List Format | Using
Harvard Style | Useful
Books & Websites | Main
Every source that is used must be
included in a reference list or bibliography included at the end of
the document. The format used in the reference list or bibliography
varies depending upon the type of source being referred to. Entries
in your reference list should be ordered according to the author's
NOTE: The Harvard system standardizes
the order and content of reference information, but not the format
or page layout. Variations in layout, capitalization and punctuation
are acceptable provided they are used consistently within the document.
Consult your lecturer or department about which style to use, and
your subject librarian for more details on a particular style.
Surname, Initial(s). Date. Title. Edition. Place of Publication: Publisher.
Example 1: Book with a single author:
Comfort, A. 1997. A good age. 2nd Edition. London: Mitchell
Example 2: Book with 2 to 6 authors:
Wit, J. S., Poneman, D. B. & Gallucci, R. L. 2004. Going critical : the first North Korean nuclear crisis.
Washington, D.C.: Brookings Institution Press
Example 3: Book with more than 6
Roeder, K., Howdeshell, J., Fulton, L., Lochhead, M., Craig, K.,
Peterson, R., et.al. 1967. Nerve cells and insect behavior.
Cambridge, MA: Harvard University Press.
Surname, Initial(s). Date. Chapter title, in Book Title, edited by Editor first name. Editor Surname. Place of
Publication: Publisher: Pages in book.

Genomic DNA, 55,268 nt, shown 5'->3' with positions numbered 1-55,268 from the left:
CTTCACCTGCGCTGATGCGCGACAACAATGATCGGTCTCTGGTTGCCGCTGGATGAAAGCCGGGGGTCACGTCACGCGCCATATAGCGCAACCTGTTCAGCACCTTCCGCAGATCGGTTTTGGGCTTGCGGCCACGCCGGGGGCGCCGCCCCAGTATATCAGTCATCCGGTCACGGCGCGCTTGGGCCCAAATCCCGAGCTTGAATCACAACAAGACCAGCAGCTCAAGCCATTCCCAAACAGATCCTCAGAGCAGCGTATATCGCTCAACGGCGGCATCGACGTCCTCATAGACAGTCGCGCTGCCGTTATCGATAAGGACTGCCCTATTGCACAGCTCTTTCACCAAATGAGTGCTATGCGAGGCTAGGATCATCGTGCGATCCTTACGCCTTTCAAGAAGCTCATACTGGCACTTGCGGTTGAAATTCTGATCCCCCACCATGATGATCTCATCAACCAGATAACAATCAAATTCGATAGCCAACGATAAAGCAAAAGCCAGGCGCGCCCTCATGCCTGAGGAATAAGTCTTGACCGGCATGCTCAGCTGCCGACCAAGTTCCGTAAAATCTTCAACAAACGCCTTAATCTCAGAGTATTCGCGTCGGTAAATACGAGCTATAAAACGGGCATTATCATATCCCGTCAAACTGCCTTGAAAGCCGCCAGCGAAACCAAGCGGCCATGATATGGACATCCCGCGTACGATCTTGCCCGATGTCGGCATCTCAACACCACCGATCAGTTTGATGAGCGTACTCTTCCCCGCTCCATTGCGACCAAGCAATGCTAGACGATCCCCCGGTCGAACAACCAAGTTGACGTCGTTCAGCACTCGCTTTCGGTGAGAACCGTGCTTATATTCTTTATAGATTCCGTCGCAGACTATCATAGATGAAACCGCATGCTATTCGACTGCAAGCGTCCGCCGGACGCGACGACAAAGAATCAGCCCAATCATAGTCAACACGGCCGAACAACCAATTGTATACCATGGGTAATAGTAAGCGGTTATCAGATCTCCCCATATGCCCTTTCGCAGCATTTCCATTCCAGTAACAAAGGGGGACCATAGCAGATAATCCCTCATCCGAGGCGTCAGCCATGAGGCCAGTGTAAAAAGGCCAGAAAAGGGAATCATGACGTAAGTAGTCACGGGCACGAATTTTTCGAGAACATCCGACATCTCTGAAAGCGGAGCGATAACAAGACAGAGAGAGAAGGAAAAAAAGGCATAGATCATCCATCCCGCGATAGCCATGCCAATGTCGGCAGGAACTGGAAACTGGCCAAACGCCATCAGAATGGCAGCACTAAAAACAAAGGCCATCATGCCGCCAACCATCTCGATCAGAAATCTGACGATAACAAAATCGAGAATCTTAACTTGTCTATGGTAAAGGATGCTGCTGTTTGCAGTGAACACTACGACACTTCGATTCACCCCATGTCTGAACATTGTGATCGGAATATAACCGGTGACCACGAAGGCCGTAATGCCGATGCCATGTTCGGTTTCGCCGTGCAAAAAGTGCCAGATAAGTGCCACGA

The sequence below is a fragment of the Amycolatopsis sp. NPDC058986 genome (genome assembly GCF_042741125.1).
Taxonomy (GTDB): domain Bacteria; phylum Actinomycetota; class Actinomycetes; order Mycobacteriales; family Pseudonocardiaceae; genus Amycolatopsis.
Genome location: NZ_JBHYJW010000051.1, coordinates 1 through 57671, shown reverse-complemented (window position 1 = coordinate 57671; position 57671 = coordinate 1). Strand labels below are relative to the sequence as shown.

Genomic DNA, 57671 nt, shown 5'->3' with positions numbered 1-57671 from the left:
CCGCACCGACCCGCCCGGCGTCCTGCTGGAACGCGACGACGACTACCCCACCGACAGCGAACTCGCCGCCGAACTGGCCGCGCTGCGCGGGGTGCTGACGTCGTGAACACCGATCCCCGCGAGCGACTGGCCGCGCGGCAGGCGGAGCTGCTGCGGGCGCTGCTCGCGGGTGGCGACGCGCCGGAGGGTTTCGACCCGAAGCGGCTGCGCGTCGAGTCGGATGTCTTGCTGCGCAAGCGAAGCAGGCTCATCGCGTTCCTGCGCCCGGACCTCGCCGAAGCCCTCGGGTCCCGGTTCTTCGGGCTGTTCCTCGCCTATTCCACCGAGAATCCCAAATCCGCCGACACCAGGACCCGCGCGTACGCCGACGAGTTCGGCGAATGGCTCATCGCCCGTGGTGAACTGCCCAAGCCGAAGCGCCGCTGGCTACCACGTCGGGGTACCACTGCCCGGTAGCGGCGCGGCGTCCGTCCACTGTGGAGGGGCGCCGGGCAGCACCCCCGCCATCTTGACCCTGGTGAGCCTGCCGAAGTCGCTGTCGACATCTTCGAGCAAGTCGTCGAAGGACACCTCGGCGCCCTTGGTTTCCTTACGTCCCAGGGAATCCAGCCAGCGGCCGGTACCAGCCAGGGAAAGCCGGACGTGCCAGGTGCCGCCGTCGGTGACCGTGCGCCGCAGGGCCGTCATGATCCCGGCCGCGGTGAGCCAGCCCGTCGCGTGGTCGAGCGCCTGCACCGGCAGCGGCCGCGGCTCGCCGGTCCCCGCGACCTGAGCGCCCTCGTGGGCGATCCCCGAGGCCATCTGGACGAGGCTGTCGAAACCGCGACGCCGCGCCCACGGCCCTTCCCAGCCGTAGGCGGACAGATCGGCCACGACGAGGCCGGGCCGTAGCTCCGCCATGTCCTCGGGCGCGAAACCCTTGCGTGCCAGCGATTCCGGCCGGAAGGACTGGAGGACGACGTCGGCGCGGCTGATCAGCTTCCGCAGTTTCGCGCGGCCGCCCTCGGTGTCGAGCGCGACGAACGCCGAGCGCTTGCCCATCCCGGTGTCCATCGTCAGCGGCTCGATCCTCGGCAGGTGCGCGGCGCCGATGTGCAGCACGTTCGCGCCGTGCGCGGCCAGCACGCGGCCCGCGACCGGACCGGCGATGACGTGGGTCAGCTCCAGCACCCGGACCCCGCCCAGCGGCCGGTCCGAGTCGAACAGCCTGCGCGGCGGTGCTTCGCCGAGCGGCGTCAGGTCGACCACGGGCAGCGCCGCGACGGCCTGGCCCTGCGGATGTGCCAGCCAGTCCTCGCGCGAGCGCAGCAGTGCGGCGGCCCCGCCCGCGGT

Blaxter, M. 1976. Social class and health inequalities, in Equalities and inequalities in health, edited by Carl J. Carter.
London: Academic Press: 120-135.
Surname, Initial(s). Date.
Title of article. Title of Periodical, volume(issue number):
Wharton, N. 1996. Health and safety in outdoor activity centres. Journal of Adventure Education and Outdoor Leadership, 12(4):
Name(s) of inventor(s). Date of
issue.Title of Patent, Number of Patent including country of
Smith, P. L. 2002. Particle trap for compressed gas insulated
trasmission systems, US Patent 4554399.
Article from a Database:
Surname, Initials. Date. Article Title. Journal Title, volume(issue number): page numbers. (Date
accessed, from Database).
Sopensky, E. 2002. Chocolate makes money, Business Journal.
3(1): 20-24. (accessed April 14, 2004, from ProQuest
|Bibliographic details are arranged in the
Surname, initial(s). Date (last updated). Title of Website. [Online]. Publisher. Available: URL. [Date
you accessed the site].
Dawson, J., Deubert, K., Grey-Smith, S. & Smith, L. 2002. 'S'
Trek 6: Referencing, not plagiarism. [Online]. Available: http://lisweb.curtin.edu.au/guides/studytrekk/strek6.html.
[4 September 2004]
Harvard style referencing involves in-text
citation using paretheses. A full reference list must also be included at
the end of the document. Citations are included in the text. Author's
surname and date of publication should be included. As a rule, page
numbers should also be present unless the citation refers to a very
general argument or idea. Content of in-text citation varies depending
upon the text.
- This was obviously not the case before 2001 (Beating the
Millenium Bug 2003: 14)
- In Beating the Millenium Bug (2001: 14), it is claimed
that this was not the case before 2001.
Ngu (cited in Larson 1991:
51) reported that such conclusions were generally invalid.
Such conclusions are
generally invalid (Ngu, cited in Larson 1991: 51).
Useful Books &
(These materials were
referred to whilst creating this site)